Triangulation and setting a bearing was more complex. Aiming with the plumb line is much like shooting an azimuth with the sight wire of a lensatic compass. However, keeping the Sun Compass perfectly level and the plumb line at 90 degrees throughout the steps isn’t easy, and deviations can lead to less accurate readings. On the upside, you don’t need to worry about memorizing or looking up magnetic declination like you would with a typical compass.
We attempted the daily GPS fix process, but to say it’s daunting for a first-timer would be an understatement. We found ourselves repeatedly re-reading the instructions and scratching our heads about converting Local Solar Noon to GMT to minutes. Since we didn’t have Arizona’s GMT differential memorized we had to Google it — it’s GMT-7, meaning we needed to add 7 hours to local time to reach GMT. If your area observes daylight savings time, you’ll also need to factor that in.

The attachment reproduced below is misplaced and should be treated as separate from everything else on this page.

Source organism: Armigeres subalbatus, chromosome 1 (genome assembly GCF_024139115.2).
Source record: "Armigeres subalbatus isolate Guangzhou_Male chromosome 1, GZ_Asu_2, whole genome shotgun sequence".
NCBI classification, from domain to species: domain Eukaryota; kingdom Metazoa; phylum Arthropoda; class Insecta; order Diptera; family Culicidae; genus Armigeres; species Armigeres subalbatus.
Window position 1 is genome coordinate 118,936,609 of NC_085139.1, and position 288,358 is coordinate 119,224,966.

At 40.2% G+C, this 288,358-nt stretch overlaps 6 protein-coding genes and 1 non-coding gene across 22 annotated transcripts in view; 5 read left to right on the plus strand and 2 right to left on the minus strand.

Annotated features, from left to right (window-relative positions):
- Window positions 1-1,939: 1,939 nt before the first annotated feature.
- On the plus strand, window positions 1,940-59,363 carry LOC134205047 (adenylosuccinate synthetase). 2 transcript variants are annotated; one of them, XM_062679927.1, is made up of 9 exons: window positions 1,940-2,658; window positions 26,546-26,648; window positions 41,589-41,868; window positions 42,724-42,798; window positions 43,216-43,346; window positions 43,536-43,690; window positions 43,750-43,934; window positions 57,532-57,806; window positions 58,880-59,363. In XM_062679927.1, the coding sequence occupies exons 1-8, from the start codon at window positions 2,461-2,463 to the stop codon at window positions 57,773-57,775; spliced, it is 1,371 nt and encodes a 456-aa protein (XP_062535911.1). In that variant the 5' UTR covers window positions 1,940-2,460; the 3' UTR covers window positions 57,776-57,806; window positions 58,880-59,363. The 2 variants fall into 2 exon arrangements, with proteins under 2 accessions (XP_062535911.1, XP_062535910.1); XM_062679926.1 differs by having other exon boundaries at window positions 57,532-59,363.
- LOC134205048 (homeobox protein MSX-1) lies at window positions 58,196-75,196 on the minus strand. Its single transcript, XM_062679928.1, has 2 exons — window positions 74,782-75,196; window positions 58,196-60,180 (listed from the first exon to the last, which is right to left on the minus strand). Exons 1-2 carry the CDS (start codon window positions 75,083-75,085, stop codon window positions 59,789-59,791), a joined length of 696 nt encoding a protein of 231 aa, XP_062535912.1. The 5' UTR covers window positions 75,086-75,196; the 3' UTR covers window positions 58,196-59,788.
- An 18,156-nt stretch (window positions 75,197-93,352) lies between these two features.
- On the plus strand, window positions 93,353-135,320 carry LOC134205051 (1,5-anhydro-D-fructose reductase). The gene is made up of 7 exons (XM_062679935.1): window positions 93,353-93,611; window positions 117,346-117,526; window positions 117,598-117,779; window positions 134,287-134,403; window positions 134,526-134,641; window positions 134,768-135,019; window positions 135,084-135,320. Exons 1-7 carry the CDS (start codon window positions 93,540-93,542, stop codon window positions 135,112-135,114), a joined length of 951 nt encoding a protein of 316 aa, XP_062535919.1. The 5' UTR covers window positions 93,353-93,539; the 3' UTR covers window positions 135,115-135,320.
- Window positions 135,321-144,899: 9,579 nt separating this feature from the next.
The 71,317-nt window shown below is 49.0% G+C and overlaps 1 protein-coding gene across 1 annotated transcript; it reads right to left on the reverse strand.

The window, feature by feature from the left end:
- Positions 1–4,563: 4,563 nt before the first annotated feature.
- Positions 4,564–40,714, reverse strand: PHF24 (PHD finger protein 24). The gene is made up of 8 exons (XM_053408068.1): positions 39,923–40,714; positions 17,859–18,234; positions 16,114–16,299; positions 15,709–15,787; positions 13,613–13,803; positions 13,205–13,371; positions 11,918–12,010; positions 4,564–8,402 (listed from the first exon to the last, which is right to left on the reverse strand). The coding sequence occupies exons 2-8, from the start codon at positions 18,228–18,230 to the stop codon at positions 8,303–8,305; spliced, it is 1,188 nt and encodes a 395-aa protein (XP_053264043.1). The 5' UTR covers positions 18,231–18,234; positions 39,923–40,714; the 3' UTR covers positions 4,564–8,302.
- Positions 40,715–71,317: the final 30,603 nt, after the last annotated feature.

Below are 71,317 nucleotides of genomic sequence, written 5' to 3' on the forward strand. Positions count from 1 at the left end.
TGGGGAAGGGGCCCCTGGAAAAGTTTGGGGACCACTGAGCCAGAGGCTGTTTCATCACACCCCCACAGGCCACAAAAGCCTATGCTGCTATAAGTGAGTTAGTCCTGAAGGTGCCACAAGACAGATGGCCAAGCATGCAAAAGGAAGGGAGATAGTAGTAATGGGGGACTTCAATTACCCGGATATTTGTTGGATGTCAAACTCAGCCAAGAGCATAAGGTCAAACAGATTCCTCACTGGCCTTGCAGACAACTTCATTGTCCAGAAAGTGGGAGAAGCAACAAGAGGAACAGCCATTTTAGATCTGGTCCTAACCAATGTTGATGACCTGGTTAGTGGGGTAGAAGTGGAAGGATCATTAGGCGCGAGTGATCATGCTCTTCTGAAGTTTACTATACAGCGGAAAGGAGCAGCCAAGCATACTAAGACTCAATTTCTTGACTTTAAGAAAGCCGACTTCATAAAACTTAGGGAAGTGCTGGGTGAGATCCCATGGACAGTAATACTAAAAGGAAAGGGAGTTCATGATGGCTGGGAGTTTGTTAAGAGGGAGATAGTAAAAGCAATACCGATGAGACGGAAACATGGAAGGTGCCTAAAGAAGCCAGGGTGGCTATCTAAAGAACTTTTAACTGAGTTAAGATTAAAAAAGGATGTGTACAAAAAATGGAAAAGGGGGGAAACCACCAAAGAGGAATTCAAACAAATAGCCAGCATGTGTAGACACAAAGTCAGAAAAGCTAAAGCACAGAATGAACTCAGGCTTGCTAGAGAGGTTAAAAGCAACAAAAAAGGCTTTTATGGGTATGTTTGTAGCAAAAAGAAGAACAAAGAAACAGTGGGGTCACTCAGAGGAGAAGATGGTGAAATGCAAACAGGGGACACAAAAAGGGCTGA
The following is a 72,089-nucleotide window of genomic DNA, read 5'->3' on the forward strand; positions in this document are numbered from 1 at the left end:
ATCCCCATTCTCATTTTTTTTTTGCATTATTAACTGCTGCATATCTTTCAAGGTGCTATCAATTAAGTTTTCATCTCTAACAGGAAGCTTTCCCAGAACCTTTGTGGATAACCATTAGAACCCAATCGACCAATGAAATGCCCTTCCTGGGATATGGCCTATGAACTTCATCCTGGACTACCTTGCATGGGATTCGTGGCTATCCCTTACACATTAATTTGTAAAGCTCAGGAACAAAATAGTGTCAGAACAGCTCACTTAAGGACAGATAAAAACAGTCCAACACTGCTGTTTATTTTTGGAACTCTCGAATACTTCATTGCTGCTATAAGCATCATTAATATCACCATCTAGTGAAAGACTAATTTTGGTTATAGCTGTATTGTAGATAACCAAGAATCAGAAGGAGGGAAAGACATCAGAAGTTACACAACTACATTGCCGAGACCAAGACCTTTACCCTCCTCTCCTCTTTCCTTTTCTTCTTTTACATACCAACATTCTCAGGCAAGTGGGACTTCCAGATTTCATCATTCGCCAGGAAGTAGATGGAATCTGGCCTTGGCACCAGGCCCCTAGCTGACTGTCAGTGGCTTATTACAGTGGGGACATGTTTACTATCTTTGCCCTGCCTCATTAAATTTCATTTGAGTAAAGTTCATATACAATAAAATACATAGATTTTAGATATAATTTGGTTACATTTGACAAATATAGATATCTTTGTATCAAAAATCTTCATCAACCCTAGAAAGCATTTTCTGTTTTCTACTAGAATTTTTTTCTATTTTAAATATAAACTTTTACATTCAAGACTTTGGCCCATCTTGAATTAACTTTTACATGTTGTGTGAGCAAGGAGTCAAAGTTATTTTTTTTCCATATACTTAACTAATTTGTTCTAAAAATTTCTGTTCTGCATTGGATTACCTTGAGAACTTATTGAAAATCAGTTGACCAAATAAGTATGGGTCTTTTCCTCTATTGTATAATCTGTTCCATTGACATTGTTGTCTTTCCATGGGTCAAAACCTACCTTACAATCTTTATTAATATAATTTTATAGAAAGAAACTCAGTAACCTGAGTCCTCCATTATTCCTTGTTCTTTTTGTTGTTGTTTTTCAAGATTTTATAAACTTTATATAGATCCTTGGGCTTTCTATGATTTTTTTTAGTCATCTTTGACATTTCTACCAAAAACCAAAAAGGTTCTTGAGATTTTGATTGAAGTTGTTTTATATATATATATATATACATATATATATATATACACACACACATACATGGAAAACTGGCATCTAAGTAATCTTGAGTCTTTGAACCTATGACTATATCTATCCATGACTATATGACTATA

Local Solar Noon occurred at 12:41, which is 7:41 GMT, which is 461 minutes. The chart on the back of the compass indicated our Equation of Time value of +13 minutes. Plugging it into the formula, we got the following result:
(720 minutes – 461 minutes) + (13 minutes) / 4 minutes = 68 degrees
Evidently we did something wrong, since the actual longitude at our location was 111.606 degrees West. Going back over the numbers, we realized our error: the calculation must be done with time in the 24-hour format. This seems obvious in retrospect, but isn’t mentioned in the instructions or the provided example, so we overlooked it in our first calculation. The correct longitude formula would be: